“JUST PUSH PLAY” demos, outtakes and the material written during the 2000 sessions!

Just Push Play is the 13th studio album by American rock band Aerosmith, co-produced by song collaborators Marti Frederiksen and Mark Hudson and was released in March 5, 2001. The album’s first single, “Jaded”, became a Top 10 hit in the US and around the world. As a result, Just Push Play was certified Platinum within a month of its release.

Recording sessions for the album took place from April to December 2000. Tyler and Perry were relying heavily on external songwriters to come up with new ideas, so much so that rumours stated that Frederiksen told people that he had written all the Nine Lives and Just Push Play songs and that management added Tyler and Perry to the songwriting credits to make it look like an “Aerosmith” album, claiming them for smaller lyrics or guitar changes. Others wondered if all the band members really played on all the albums tracks, or if it’s just Tyler’s vocal dubs added to Frederiksen’s tracks. “Deuces Are Wild”, for example, is not Aerosmith in the instruments, all instruments were played by Jim Vallance and only added Tyler’s vocals to the demo.

Long time Aerosmith producer, Jack Douglas, reportedly said that he was impressed with the initial demos for the album, but that he disliked the final overproduced album.

In 2000, former Joe Perry Project singer, Cowboy Mach Bell, reported about his recent meeting with Joe Perry on an Aerosmith fan AOL forum of the time. He mentioned that while at Perry’s basement studio, The Boneyard, he played him a song that opened with the words “Blinkin’ winkin’ noddin’ drinking“. It’s speculated the song could have been one co-written by the Tyler/Perry/Fredriksen combo called “Easy”.

Most writing and basic tracks recording took place from April to July 2000. “No demos” exist in the sense that everything was recorded digitally and tracks were replaced on top of the originals until the project of each song was finalized, enabling the band to write and record the album at the same time, “everything was a work in progress up until the end”.

By July 2000 they were already in the early stages of mixing their track selection. Most of these were smaller alt mixes, some background vocals more prominent, instrumentation feeling dryer and less produced, extra drum loops, shakers and hand percussion, extra reverb, and very small alt guitar arrangements, however, many overdubs were already present as synth orchestra.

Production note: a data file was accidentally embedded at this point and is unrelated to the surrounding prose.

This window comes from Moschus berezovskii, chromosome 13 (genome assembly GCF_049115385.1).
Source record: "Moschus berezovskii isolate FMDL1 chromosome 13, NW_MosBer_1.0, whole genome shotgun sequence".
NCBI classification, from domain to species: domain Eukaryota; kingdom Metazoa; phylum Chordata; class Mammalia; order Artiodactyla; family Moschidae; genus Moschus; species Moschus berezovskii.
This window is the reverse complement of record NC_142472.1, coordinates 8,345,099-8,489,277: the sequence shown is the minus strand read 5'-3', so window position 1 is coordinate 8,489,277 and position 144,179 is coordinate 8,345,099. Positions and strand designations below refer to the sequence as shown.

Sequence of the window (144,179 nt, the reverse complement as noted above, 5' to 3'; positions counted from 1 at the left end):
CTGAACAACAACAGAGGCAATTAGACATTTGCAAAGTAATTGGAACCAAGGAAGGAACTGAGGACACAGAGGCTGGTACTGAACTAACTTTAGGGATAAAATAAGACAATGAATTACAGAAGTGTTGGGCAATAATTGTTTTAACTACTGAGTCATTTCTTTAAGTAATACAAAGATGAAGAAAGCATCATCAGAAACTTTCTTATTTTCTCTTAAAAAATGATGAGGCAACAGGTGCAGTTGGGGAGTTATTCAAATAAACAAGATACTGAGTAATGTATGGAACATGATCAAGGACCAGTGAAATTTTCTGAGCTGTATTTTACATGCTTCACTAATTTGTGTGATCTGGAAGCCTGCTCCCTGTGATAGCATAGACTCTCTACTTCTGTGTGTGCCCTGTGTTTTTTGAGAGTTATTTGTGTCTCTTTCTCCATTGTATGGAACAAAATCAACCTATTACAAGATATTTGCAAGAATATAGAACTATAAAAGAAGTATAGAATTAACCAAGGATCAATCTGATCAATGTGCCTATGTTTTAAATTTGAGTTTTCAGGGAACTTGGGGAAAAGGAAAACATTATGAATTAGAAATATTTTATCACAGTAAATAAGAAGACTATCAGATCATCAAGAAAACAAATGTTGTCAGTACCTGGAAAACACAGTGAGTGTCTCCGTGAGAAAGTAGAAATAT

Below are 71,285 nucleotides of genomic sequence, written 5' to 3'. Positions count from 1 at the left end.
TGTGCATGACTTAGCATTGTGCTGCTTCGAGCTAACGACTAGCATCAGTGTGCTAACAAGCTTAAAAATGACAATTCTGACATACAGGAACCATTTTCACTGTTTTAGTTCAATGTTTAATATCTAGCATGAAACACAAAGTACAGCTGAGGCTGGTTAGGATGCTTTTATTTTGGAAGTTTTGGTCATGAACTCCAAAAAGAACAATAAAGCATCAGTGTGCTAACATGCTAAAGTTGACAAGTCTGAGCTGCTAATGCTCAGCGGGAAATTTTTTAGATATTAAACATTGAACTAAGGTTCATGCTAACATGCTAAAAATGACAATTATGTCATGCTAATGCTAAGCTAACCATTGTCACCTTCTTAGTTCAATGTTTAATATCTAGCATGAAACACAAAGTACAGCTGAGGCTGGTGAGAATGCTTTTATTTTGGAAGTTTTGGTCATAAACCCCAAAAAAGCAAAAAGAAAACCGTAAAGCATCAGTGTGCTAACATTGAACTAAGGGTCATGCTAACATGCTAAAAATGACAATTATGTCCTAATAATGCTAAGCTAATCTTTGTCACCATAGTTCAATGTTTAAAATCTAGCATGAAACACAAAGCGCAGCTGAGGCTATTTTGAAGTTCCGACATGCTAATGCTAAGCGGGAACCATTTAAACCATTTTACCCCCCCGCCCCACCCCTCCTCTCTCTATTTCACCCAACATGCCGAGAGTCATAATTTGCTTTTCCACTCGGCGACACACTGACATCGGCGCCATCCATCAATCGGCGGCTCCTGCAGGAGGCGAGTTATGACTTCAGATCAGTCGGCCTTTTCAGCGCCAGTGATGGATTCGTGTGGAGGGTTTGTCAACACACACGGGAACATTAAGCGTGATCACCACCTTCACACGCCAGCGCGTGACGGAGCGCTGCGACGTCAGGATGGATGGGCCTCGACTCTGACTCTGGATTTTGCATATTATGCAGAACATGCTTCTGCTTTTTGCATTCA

After the album’s release, the band told the media that they had enough material for another 2 or 3 albums already recorded and that a follow-up album of the same quality would come soon.

4 thoughts on ““JUST PUSH PLAY” demos, outtakes and the material written during the 2000 sessions!

  1. Wow! I had no idea Deuces Are Wild wasn’t actually Aerosmith! That’s a bit of a bummer to hear! And I guess that explains why they haven’t played it at the Vegas residency. I figured it was a no-brainer as a deep cut to unearth, since the residency is named after it. But if it’s hardly really an Aerosmith song, I could see why they wouldn’t really want to play it.


    1. Deuces was played live several times in 1994, but the studio recording is mostly Jim Vallance on instruments with Steven vocals, harmonica and Joe’s slide guitar on top.


  2. Besides another dimension, Just Push play was a huge disappointment, so overly produced it’s tough to tell what is real and what’s not. As for Nine Lives, I find it hard to believe that’s as deeply produced. Yes there’s some elements that are a little obvious, but for the most part that’s a very raw album, and very Steven Tyler sounding lyrically. While the various collaborations made them revelant, it’s also obvious from Permanent Vacation on things had been a little too commercialized and jazzed up. But the band could play stuff off Nine Lives very well live, and the album doesn’t sound remotely over produced.. like say Duces are wild. That kind of explains why the track sounds so overly polished and a tad bit too poppy.. at least Jim did a solid job at making it sound plausible. I mean I get it, even after sobering up the drug use probably damaged their ability to write and perform as well as they used to so a little help was needed to keep not only the quality, but quantity of albums going.


    1. Agreed. JPP didn’t need 90% of the drum loops added, it was a product of the context of the era of the music then. The songs could have been better they had a similar approach to 9Lives, even when keeping the digital recording and a few electronic digital FX. What I will say is that all the instruments sound their best and crystal clear here, so any possible outtake from those sessions could be remixed to remove any overproduction, but the core recording would be with that same sound quality.


Leave a Reply

Fill in your details below or click an icon to log in:

WordPress.com Logo

You are commenting using your WordPress.com account. Log Out /  Change )

Facebook photo

You are commenting using your Facebook account. Log Out /  Change )

Connecting to %s